val response = ServerApi.restApi.authorize(name, password).execute()
         return@runCoroutine response.body()!!
       }
    }
}

Inside, the model contains MutableLiveData with user data, which we receive after authorization. Protected LiveData is given to the outside, ensuring that no one except the ViewModel can modify the data inside. The user profile is wrapped in a Resource<> class, a utility class for the convenience of transfer process status to the View:

data class Resource<T>(
	 val status: Status,
	 val data: T?,
	 val exception: Exception?
) {
     enum class Status {
            LOADING,
            COMPLETED
     }
}

As demonstrated above, in the View, process status data can be transmitted to alert about the download completion, and if so, then with a return code of error or success.

Coroutines are run in the login() method. It calls the base class' runCoroutine() method:

protected fun <T> runCoroutine(correspondenceLiveData: MutableLiveData<Resource<T>>, block: suspend () -> T) {
    correspondenceLiveData.value = Resource(Resource.Status.LOADING, null, null)

    GlobalScope.launch(Dispatchers.IO) {
        try {
            val result = block()
            correspondenceLiveData.postValue(Resource(Resource.Status.COMPLETED, result, null))
        } catch (exception: Exception) {
            val error = ErrorConverter.convertError(exception)
            correspondenceLiveData.postValue(Resource(Resource.Status.COMPLETED, null, error))
        }
    }
}

This method has two parameters. The first one is a typical instance of LiveData where the data will be written. The second parameter is a code, which needs to be executed asynchronously. In the login() method, we transfer a code that sends the authorization data to the server and receives a user profile.

How it works as a module: View receives the LiveData from ViewModel and  subscribes to its changes. There are three types of changes — some process is in progress, everything ends with an error, everything ends successfully. At the right time, the login() method is called. In sequential order: writing process status data to LiveData, a server request, receiving of data, writing received data to LiveData. Or errors, if the server request failed.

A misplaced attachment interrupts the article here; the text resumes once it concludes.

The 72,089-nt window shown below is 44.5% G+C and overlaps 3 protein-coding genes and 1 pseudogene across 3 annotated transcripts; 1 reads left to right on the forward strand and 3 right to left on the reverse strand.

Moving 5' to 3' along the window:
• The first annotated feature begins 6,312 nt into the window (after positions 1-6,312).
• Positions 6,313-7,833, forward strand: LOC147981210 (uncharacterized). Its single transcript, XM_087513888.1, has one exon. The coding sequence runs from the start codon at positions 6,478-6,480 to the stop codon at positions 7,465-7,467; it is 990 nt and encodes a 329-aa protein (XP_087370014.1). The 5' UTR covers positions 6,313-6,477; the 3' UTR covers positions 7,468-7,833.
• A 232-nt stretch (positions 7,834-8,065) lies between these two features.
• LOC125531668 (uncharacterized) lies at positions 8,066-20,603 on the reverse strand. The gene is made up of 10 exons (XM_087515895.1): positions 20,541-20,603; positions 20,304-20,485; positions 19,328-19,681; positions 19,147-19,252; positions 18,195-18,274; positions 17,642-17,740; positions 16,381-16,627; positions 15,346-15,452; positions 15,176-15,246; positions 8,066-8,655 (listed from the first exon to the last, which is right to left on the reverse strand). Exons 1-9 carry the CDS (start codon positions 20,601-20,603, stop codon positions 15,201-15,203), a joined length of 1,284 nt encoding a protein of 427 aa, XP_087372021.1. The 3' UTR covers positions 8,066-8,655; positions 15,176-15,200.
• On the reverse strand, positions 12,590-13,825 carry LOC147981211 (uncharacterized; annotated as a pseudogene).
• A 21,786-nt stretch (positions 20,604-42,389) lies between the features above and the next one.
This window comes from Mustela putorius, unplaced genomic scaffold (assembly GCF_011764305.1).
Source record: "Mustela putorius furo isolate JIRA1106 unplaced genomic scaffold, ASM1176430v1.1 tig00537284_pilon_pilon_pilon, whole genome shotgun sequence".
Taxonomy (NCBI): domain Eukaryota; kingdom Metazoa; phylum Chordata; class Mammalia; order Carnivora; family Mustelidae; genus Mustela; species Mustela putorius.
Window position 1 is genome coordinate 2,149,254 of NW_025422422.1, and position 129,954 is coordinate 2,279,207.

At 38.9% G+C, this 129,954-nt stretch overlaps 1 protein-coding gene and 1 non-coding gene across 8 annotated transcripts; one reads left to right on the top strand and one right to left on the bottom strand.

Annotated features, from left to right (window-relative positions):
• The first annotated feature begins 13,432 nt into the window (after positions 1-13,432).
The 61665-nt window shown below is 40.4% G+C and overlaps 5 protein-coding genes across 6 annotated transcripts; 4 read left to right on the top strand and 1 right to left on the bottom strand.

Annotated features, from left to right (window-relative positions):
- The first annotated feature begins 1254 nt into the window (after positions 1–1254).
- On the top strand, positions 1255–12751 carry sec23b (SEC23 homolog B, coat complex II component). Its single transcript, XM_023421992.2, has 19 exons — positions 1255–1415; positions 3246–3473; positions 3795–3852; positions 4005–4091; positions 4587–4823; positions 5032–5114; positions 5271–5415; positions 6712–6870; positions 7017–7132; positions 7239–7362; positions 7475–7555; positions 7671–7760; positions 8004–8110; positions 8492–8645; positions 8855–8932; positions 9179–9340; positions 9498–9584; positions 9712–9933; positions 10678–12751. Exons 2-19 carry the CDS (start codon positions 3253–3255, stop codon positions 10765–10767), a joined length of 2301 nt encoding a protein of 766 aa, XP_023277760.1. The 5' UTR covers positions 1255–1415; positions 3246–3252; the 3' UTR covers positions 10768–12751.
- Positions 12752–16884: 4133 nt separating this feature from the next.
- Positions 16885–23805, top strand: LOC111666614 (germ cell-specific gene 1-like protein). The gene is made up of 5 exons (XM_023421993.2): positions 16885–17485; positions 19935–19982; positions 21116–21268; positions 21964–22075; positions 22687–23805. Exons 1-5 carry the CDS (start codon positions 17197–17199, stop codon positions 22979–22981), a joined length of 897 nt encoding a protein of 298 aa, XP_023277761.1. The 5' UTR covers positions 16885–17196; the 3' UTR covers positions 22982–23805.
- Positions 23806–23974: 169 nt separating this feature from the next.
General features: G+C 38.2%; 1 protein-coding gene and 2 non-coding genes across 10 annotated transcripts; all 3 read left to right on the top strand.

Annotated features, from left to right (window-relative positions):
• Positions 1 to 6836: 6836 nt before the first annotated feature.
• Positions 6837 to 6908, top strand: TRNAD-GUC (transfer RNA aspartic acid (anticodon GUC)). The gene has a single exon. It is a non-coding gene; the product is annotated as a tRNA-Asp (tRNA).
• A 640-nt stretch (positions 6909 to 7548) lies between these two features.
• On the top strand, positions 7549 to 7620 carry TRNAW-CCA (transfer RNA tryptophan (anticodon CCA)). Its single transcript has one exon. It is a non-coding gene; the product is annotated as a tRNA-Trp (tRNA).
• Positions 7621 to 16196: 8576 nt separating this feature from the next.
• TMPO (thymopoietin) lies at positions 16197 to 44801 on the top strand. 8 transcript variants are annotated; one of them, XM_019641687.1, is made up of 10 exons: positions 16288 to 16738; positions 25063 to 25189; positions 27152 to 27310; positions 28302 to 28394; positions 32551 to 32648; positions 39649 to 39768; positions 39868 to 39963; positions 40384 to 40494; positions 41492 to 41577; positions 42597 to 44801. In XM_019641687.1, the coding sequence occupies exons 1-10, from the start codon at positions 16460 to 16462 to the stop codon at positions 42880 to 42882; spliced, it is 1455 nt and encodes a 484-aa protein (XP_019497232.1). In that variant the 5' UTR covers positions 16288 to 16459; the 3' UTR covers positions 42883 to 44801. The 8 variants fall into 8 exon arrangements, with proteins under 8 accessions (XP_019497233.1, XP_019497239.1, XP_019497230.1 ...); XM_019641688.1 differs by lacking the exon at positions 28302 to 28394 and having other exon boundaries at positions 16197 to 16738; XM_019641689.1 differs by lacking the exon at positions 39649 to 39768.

Conclusions

Inevitably, it is impossible to cover all aspects of the asynchronous programming new tool in one article. For those who are interested in Kotlin Coroutines development, the best advice is to learn and test by combining Coroutines, channels, the implementation of the Actor model and other features.

Despite the fact that the example given displays a rather trivial task — downloading data from the server, which is a process that can be complete in almost every application, it illustrates the principle of working with Coroutines. Apart from downloading, any other task could be accomplished, the code snippets simply demonstrates how a Coroutine can easily be used to wrap any operation.

As a result, it is evident that asynchronous programming for Android is easier to implement with the support of Coroutines: faster development, easy code readability. There of course are some risks: it takes some time to learn Kotlin Coroutines and their capabilities may not cover the solution requirements. Therefore, it is recommended that you carefully read the area of their application before implementing Coroutines into your project.

Kotlin developers official website: http://kotlinlang.org/

Announce release of Kotlin 1.3.0 with Coroutines: https://blog.jetbrains.com/kotlin/2018/10/kotlin-1-3/

 

Autor: Evgeny Kabak